Microsoft hit it out of the park with its stylus that also doubles as a pen (you know, for writing on paper). These features along with the tablet’s ability to unlock seem like superfluous features, but they actually do eliminate a lot of the barriers of switching tasks and makes using the computer feel far more effortless.
It feels like using a computer from the future. Quite frankly, it’s been a long time since I’ve felt the same from a Mac.
On the software side, returning to the Windows fold also has its upsides. For one, I can play video games again! Valve brought Steam to the Mac eight years ago, but it didn’t exactly set the world alight. Apple has also encouraged developers to make games with its powerful Metal toolkit, but it’s left more common tools like OpenGL and Vulkan to the wayside. Windows, on the other hand, supports a broad spectrum of Steam games and offers cross-buy through the Windows Store with the Xbox One. I can play big hits like Forza 7 the same day as console players, and the 15-inch Surface Book 2 supports wireless connectivity with Xbox One controllers.
MacBook Pro: Grass is Always Greener?
I also get the sense I’d have gotten even more out of the Surface Book had I not been using Mac for 10 years. I’m constantly hitting “alt” to copy and paste, and my passwords are all locked in iCloud and I need to call them up all over again.
Other changes are more welcome, like the inclusion of Skype and Microsoft Office, although the latter only works for five days before Microsoft shakes you down, a far cry from Apple’s free iWork suite. Asking users to cough up more for Office feels like quite a cheeky ask considering this is a laptop well in the four-figure territory. But aside from financial gripes, I also had to re-train muscle memory all over again which did make work feel like slow going.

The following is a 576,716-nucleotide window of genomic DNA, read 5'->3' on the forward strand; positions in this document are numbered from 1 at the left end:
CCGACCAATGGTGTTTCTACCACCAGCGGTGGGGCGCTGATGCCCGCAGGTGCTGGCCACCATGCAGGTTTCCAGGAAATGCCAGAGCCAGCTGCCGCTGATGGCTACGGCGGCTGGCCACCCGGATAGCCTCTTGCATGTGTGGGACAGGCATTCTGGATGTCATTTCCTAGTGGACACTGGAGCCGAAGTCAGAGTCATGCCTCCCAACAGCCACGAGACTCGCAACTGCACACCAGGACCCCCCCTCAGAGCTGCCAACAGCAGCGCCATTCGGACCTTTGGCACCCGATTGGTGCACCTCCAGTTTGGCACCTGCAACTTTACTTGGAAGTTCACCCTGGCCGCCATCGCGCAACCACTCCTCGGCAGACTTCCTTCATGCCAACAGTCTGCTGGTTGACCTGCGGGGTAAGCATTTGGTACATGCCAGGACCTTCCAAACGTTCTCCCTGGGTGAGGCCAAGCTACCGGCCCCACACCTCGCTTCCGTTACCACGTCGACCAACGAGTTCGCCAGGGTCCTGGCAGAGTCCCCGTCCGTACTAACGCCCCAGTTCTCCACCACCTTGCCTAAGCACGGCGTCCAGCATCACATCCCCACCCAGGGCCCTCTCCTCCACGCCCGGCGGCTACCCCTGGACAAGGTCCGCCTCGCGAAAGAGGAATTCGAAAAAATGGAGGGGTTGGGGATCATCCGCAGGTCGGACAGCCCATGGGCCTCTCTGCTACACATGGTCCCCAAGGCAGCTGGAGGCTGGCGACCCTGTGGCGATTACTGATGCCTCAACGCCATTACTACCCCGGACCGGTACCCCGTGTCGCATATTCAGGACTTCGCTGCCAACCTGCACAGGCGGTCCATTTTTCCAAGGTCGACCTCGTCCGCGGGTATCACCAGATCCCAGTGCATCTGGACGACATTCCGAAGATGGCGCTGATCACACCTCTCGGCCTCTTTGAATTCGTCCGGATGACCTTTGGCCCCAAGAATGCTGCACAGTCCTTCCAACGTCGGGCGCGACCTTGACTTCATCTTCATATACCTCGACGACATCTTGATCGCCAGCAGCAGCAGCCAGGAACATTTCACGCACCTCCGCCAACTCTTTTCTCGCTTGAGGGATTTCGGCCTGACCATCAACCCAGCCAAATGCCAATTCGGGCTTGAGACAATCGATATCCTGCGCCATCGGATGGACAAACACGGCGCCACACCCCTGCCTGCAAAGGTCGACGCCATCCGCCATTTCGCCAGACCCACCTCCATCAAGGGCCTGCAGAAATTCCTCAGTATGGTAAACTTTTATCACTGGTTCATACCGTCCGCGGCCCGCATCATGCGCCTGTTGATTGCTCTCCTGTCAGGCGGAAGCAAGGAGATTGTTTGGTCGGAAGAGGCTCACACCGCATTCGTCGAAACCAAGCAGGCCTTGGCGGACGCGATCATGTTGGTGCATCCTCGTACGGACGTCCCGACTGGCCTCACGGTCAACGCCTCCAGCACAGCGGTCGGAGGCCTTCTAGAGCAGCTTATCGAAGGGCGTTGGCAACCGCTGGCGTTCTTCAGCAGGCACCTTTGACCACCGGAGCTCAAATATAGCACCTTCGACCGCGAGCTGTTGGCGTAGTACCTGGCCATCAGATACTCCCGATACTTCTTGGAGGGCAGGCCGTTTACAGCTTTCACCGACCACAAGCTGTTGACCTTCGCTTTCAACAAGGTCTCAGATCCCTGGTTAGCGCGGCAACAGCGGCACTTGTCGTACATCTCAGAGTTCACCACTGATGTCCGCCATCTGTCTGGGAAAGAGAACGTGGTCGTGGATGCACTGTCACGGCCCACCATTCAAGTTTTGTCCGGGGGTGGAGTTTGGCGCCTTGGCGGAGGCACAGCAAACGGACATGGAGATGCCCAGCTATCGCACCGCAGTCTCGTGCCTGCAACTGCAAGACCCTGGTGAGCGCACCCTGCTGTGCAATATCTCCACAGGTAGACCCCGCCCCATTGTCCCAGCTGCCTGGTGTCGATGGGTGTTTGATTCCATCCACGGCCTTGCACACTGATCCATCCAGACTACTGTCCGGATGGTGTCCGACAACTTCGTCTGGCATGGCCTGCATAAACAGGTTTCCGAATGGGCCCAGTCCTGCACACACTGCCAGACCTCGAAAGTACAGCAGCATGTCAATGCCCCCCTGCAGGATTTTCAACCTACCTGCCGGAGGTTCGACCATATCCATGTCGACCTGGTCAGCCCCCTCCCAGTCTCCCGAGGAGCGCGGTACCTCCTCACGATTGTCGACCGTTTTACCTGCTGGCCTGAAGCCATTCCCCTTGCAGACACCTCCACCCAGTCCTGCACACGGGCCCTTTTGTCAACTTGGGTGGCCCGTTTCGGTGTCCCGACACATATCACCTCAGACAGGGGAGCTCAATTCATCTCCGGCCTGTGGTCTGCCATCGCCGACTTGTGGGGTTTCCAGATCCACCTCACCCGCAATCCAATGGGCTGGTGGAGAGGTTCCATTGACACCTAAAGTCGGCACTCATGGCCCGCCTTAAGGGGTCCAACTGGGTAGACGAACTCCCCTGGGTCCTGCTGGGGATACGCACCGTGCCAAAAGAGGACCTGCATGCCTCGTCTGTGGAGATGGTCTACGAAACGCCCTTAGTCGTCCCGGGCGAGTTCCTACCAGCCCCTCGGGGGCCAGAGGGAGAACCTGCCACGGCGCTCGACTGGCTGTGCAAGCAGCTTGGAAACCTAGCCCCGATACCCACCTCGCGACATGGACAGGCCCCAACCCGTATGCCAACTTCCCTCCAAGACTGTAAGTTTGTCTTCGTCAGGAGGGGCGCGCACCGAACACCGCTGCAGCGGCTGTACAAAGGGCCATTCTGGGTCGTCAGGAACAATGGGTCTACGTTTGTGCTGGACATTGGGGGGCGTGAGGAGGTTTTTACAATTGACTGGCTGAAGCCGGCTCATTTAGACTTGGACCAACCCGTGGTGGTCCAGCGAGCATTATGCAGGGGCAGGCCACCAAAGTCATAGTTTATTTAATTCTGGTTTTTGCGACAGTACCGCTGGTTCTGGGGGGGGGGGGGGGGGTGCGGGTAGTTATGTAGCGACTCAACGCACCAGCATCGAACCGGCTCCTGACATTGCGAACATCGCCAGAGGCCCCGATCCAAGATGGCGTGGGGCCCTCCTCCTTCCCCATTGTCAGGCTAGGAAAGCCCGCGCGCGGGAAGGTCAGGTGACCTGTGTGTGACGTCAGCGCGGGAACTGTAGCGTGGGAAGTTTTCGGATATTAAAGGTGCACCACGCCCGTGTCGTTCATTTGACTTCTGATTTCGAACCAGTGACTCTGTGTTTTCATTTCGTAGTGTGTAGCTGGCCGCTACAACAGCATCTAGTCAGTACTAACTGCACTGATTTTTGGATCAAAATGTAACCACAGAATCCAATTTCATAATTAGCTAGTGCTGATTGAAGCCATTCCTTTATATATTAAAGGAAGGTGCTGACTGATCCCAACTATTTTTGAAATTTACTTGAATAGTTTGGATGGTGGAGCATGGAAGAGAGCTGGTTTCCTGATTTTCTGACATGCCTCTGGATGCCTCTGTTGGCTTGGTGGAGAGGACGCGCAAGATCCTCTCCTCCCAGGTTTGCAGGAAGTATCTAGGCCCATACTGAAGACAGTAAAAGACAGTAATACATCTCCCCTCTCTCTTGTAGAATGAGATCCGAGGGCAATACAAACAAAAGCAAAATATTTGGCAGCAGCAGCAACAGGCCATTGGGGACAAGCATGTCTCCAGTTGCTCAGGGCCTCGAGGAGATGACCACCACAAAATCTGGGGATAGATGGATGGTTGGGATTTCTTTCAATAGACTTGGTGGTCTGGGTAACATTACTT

Windows also shows signs of age in parts. Apple follows a brutal approach that ditches legacy software and drops support a little faster than some users may like, but with the benefit of a more consistent experience and lower chance of quirks. Windows, while it maintains support for older apps, has some curiously old components and methods of working. Getting my Apple trackpad to scroll in the correct direction on Windows involved digging around the registry. It’s not pretty, but the tradeoff is features that stick around for longer.
There are some issues that the Surface Book 2 may never resolve, namely around how well Apple has pulled off integrating its various devices. I miss being able to answer phone calls to my iPhone and respond to text messages from my computer. It sounds like a small niggle, but I also use Ecamm’s Call Recorder to record important calls through FaceTime on my Mac, so I also lost that benefit. Microsoft unveiled a solution at the Build conference last month called “Your Phone” that could provide an answer, mirroring the smartphone onto the computer screen. The software will offer seamless integration with Android, but iOS’ closed-off approach to the world means it may never offer the same level of support to iPhone users.
I also miss iCloud. Microsoft offers OneDrive with competitive pricing, but I’m fully wedded to Apple’s system at this point. My photos are all stored there, as are my call recordings, documents, memos and other data. Apple offers iCloud access on Windows, but the integration on the Mac side is far superior. I can move all this over, just as I can learn all new shortcuts, but I’m willing to bet most users won’t want to do this. Buying a new computer is one thing, but changing all your subscription services in the process is a much bigger ask.
On the hardware side, the device could also do with some refinement. There’s a weird wedge-shaped gap when the lid is closed due to the metal hinge, and while I don’t really care about it, practically everyone else I’ve shown the laptop to has pointed it out unprompted. The potential for bric-a-brac in my rucksack to mess up the screen means I’d have to keep it in a separate case. This is pretty much the only gripe I have on the hardware side, though, and that’s far better than having a dust-allergic keyboard.
Apple should be worried about the Surface Book 2. The keyboard is solid, the trackpad feels as responsive as the MacBook Pro, and the hardware looks and feels premium. Microsoft has given users a good set of reasons to jump ship, but in the cloud-connected world of today, the jump is perhaps more dramatic than it would have been back in Steve Jobs’ day. For the first time in a while, though, I find myself jealous of PC users.